I don’t think teachers would actually want a doubling of their salaries necessarily, I think what they would like is about 30%, which would restore them to where they would be if they had received inflation linked pay rises over the last period of time since that since they’d had inflation linked pay rises, I think what most teachers would prefer is to see an uplift in their salaries and to see the rest of the investment going into schools and improving education for the for the learners. And I think your idea about having to reapply for your job every five years, we effectively do that every year. And because teachers on the Isle of Man are put through the appraisal process every year, that appraisal process and extremely negative experience because there are no potential benefits to it. All it can do is prevent you from rising up the pay scale from having the recommendation to rise at the pay scale. It cannot give you any performance related uplift at all. There’s no mechanism for that whatsoever. We also have never had advanced skills teachers on the Isle of Man which they have had in the UK. So there are a number of reasons why teachers in the Isle of Man are are treated depth detrimentally compared to UK teachers, maternity and paternity rights are not as good in the Isle of Man as well. And compared to some of the other jurisdictions like Northern Ireland, for example, there’s no opportunity for sabbaticals there used to be an opportunity for a sabbatical, but there isn’t any longer. So I think teachers it was the adversarial approach from the government was very much in projecting the dispute between the unions and the government as a pay dispute. It most certainly wasn’t it was a dispute about pay amongst a whole range of other issues relating to conditions and recruitment and retention. And the pensions issue, as a teacher’s pension was largely seen by the public as lumped in with public sector. So you know, I think what we would like to see is Oh, yes, investment and investment in teachers and giving them a reasonable pay rise so that they have not been treated detrimentally as they clearly have been previously, but to see major investment into education, and that would attract people from the UK, our examination results compare very, very favourably with the UK, if you look at GCSE GCSE and a level results, and there are Centres of Excellence, particularly for a level across the island, and UCM. Also, in Creative Industries, okay.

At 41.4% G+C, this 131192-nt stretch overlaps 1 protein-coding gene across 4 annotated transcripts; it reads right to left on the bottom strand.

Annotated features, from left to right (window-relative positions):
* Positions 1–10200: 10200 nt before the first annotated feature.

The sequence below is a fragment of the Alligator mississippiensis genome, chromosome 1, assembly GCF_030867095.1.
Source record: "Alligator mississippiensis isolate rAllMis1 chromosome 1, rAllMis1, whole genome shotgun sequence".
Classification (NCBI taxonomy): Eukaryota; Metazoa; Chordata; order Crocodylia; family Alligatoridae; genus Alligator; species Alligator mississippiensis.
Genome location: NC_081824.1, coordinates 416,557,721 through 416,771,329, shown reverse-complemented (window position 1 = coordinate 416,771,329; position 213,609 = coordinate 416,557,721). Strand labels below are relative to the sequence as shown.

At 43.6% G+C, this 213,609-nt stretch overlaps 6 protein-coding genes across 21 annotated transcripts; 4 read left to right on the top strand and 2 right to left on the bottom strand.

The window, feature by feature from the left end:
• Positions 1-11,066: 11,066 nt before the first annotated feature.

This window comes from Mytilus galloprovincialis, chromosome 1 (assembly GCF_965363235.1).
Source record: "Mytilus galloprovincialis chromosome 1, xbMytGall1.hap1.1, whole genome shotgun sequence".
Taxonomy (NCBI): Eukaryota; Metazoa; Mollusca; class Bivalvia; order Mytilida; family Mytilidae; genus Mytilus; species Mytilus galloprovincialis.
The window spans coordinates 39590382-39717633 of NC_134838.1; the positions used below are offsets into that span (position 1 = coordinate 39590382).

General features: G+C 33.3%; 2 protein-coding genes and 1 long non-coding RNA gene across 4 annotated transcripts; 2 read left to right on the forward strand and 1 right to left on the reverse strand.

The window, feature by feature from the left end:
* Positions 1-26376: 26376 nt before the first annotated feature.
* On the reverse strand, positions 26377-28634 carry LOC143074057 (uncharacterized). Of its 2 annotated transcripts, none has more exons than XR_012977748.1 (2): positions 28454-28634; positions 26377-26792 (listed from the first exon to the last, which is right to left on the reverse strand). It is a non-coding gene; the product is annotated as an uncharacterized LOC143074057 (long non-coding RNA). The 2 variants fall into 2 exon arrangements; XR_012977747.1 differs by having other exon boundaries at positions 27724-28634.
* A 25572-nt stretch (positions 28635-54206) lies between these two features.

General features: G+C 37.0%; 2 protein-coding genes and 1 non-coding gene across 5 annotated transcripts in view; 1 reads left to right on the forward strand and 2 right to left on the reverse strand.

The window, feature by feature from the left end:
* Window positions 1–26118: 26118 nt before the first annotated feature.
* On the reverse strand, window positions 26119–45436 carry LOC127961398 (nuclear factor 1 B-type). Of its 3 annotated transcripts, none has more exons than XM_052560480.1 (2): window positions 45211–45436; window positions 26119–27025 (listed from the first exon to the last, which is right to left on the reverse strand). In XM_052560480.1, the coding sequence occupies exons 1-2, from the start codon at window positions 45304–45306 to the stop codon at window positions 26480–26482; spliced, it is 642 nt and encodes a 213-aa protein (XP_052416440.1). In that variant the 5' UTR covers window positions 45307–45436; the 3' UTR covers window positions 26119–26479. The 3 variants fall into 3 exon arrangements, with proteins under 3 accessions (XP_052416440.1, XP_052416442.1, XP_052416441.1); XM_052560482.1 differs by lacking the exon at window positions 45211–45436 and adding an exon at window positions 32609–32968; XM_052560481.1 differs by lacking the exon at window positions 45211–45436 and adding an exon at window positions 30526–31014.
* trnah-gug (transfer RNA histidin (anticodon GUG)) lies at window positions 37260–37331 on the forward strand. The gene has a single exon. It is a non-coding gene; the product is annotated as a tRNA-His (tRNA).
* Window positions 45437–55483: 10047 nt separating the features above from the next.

Unknown Speaker 18:36
I think if any job that you spent a lot of time and effort on and so it’s only going to last five years, you find it very difficult for a bank to give you a mortgage, you’re very insecure employment. Lots of questions, like for the jobs every five years, I think that that could be quite damaging to the profession. I think the particulars are assessed every year anyway. So like in most jobs, if you’re not very good at your job, maybe it’s the assessment situation that should maybe change. I don’t know. That’s for salaries who don’t. But I think I can understand the 30% inflation that’s necessary. But I think sometimes we keep talking about the living wage, you have to go up that minimum wage have to go the inflation going up. Government have a lot more control over inflation on the other man than they do in many areas. We’re a closed environment, we can control our housing costs, we can control our costs of travel, you know, the freight, etc. They don’t seem to do that. And I think we should be trying to drive inflation down so that teachers pay is actually worse off than it isn’t being eroded by inflation. So no, I disagree with the changing jobs every five years. I agree with regular assessments.
Michael Josem 19:54
Thank you very much. I noted Mike. Thanks. So the question there about pay I think the problems that face that face us as a learning community is not just about money and money is important. You know, and that’s why I disagreed with this government’s decision to cut pay budgets for workers in education earlier this year, you know, 23, out of 24, members of the House of keys, said I, when I when I voted in favour of cutting the pay budgets this year, in apart from 1%, and I, you know, I disagreed strongly with that at the time. I disagreed with that today. And so what we’ve got to do going forward is, first of all, stop cutting the pie budget serve central essential workers, at times when when inflation is high to begin with. And so in that sense, I’d love to pay for teachers more, I think, I think that’d be great. But But when I speak to the teachers on the doorstep, the things that they tell me is that is that is that money is important to a certain extent. But what is important more than anything else is to be treated with respect, and be treated with dignity, and to be valued for the work that they’re doing. And so in so that answer and so I think there is a degree of opportunity pay pay staff more, but I’d like to see, you know, if we had some imaginary bucket of funding, I’d like to say increase support to students with special educational needs. Because they, you know, many students who are outside the mainstream, are falling off the conveyor belt in that we we, you know, essentially what is the schooling system here and in 2020, in the Isle of Man is people go into boxes. And, and, and we’ve got to get out of that we’ve got to, you know, recognise as a, there’s a great deal of variety in our students in so in the imaginary bucket of money, I’d much rather give that to, to support students with unusual and special needs. Thank you, Michael. And just pass over now to Joe.